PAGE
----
• Setting up a wholly-owned subsidiary can be expensive as it demands paying for assets, especially if other companies are trying to acquire them.
  • Since a parent company holds 100% stocks, the company has to bear all the losses it faces.
  • As a wholly-owned subsidiary is a separate legal entity, it has to fill its own taxes, maintain track of employees and take care of other liabilities. However, this increases the cost.

Real-world Examples of Wholly Owned Subsidiaries

Now that we have a fair idea about what wholly-owned subsidiaries are let’s look at some popular subsidiaries.

Volkswagen AG and Volkswagen Group of America, Inc.

Here, Volkswagen AG is the parent company that wholly owns Volkswagen Group of America, Inc. It means that Volkswagen AG owns famous subsidiary companies like Bentley, Bugatti, Audi, Porsche, SEAT, Lamborghini, and Volkswagen. Interestingly Lamborghini is wholly owned by Audi AG.

Marvel Entertainment and The Walt Disney Company

Since 2009, Marvel Entertainment has been a wholly-owned subsidiary of The Walt Disney Company. Therefore, all the Marvel movies are a part of The Walt Disney Company. That’s not all. Pixar, Lucasfilm, and other notable companies also come under The Walt Disney Company banner.

Starbucks Japan and Starbucks Corp.

Starbucks has become synonymous with coffee. Starbucks Japan is an excellent wholly-owned subsidiary example. We may usually assume Starbucks everywhere to be the same. However, Starbucks Japan is a separate entity owned by the Starbucks Corp. Whereas in India, Starbucks Corporation is in a 50:50 joint venture with Tata Consumer Products.

Subsidiary vs. Wholly Owned Subsidiary

It is clear now that regular subsidiaries and wholly-owned subsidiaries are different terms and treated as separate legal entities.

One of the differentiating factors in the subsidiary vs. a wholly-owned subsidiary debate is the percentage of shares owned. However, normal and wholly-owned subsidiaries are bound by an area’s local laws and regulations.

Subsidiary Wholly-owned subsidiary
In a normal subsidiary, the parent company, owns the majority of the shares, i.e., 51% to 99%. The parent corporation owns 100% of the common stocks for wholly-owned subsidiaries.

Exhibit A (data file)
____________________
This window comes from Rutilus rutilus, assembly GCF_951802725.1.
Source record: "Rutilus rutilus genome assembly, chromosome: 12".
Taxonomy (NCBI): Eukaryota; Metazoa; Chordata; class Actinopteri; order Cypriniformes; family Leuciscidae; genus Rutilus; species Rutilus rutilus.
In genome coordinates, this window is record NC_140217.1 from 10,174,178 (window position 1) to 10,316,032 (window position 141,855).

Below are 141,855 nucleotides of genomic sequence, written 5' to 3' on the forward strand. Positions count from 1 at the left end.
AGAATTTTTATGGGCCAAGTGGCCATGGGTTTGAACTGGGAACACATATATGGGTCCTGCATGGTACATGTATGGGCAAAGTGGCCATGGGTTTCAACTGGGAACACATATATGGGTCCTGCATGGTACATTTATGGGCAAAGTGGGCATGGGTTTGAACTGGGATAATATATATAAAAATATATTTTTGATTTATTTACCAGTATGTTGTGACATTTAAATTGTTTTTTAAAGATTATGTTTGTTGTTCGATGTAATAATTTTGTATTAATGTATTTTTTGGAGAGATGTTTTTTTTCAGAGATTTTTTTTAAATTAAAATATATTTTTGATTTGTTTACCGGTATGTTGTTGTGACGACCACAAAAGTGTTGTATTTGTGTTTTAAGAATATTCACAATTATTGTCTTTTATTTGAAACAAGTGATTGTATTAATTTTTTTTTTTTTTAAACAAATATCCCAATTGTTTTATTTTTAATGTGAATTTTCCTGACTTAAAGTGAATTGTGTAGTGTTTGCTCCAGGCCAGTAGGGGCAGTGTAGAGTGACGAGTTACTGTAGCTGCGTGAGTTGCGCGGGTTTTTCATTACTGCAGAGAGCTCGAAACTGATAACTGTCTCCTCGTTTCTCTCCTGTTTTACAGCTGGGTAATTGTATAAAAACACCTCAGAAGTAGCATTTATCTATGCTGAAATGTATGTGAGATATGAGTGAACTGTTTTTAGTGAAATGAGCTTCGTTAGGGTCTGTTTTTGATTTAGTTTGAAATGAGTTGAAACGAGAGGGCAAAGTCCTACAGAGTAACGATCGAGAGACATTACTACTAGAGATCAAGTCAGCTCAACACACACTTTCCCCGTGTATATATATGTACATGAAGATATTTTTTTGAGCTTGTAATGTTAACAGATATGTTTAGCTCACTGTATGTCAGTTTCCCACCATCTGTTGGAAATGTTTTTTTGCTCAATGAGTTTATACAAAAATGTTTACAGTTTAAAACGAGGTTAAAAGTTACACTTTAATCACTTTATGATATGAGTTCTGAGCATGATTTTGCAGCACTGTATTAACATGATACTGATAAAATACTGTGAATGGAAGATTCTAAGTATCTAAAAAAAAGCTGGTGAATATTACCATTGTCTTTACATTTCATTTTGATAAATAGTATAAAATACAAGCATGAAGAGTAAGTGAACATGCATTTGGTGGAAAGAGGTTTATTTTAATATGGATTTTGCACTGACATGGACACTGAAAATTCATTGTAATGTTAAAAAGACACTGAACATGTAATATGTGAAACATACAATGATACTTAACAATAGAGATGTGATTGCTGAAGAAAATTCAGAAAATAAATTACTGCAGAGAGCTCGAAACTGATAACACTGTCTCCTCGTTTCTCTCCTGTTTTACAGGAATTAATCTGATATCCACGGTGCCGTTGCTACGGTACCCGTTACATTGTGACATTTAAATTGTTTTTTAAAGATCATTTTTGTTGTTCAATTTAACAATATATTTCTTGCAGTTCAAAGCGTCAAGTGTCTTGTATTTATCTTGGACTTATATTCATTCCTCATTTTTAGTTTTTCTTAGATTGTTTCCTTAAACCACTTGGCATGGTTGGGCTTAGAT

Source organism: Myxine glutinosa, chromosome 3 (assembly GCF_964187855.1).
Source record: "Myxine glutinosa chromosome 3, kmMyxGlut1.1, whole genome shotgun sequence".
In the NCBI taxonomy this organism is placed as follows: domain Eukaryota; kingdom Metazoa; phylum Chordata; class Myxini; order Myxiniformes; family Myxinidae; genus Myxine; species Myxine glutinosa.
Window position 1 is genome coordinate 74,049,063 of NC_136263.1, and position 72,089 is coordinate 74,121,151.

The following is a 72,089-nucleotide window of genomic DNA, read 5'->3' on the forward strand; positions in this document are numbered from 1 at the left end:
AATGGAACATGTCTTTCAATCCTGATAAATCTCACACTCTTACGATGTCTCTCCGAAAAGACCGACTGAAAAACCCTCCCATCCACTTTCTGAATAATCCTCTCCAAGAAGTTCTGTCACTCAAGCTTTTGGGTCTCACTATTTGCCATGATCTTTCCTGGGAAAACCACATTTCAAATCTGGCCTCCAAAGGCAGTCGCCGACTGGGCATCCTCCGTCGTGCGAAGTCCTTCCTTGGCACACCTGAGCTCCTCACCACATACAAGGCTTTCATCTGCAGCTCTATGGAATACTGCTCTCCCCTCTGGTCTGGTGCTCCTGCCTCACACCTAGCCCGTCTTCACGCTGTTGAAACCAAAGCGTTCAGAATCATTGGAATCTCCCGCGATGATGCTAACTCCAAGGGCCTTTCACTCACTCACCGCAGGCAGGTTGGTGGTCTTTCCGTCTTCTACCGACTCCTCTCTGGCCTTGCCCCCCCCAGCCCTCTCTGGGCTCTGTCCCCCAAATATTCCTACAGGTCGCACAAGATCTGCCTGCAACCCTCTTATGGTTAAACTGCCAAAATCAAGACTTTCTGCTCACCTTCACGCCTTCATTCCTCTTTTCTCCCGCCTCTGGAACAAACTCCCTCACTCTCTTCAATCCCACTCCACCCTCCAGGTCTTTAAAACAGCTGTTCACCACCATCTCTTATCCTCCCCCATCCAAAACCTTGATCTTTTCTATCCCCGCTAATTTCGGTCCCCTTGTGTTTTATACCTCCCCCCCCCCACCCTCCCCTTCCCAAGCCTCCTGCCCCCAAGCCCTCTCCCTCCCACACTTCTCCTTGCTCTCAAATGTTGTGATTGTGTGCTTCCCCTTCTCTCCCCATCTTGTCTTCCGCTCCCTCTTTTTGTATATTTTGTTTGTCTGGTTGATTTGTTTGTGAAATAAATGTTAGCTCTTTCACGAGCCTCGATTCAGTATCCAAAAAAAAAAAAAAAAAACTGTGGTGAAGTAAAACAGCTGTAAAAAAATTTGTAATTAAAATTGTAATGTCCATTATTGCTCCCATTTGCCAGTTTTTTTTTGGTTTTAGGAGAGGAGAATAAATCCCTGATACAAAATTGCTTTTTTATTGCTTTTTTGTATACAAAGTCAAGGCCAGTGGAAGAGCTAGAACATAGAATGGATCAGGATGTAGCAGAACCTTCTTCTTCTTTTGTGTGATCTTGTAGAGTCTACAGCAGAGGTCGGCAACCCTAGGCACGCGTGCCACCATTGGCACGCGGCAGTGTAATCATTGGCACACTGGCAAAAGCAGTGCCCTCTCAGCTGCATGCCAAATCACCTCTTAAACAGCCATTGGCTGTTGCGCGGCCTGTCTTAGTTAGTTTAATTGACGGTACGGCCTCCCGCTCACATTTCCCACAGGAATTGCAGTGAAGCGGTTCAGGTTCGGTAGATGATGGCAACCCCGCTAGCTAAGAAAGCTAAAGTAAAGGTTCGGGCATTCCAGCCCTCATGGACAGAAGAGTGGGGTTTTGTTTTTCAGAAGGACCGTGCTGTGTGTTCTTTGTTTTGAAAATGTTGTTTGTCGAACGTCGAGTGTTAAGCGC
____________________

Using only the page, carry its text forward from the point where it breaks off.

Now, for normal subsidiaries, even if the parent company has voting interests, there are other minor shareholders. In a wholly-owned subsidiary, there are no stakeholders as the parent company owns entire stocks.
Subsidiaries have financial obligations to meet. Wholly-owned subsidiaries have no such obligations. The parent company can single-handedly look after all the management and financial decisions of the subsidiary as there are no other stakeholders.
A regular subsidiary has its separate day-to-day functions and its own management team. In a wholly-owned subsidiary, the daily operations are entirely directed by the parent company.

Wrapping up

In a nutshell, a wholly-owned subsidiary is a company whose 100% shares are owned by a different organization. The parent company can make any strategic, management, and board decision, provided it does not conflict with the local laws and regulations.

A wholly-owned subsidiary is usually acquired to expand overseas or venture into new business niches. The wholly-owned subsidiaries bring their clients and market reputation from the field, giving the parent firm a headstart to expand in newer areas. It also increases the subsidiary’s valuation since it remains associated with a big banner.

All in all, both companies benefit significantly from this acquisition if they properly navigate the challenges involved.

If the previous leadership remains, it might get difficult to set up a new management style and system. Subsidiaries may have a tough time adjusting to the new paradigm. Also, cultural differences might be tricky to overcome.

Here modern business innovations like an employer of record (EOR) can help.

Multiplier is a leading example of an EOR that can help businesses with their international market entry without having to set up an entity in almost any country it is expanding at once.

Multiplier has a solid local network spread across 150+ countries, providing a comprehensive platform solution to take care of your global teams’ payroll, taxes, social contributions & local insurance policies, all at affordable pricing.

Hiring and onboarding using Multiplier ensures you hire remote talent with locally compliant, fool-proof job contracts, offer emphatic benefits and disburse salaries accurately with absolutely nil errors in payrolls.

Hiring and onboarding using Multiplier ensures you hire remote talent with locally compliant, fool-proof job contracts, offer emphatic benefits and disburse salaries accurately with absolutely nil errors in payrolls.​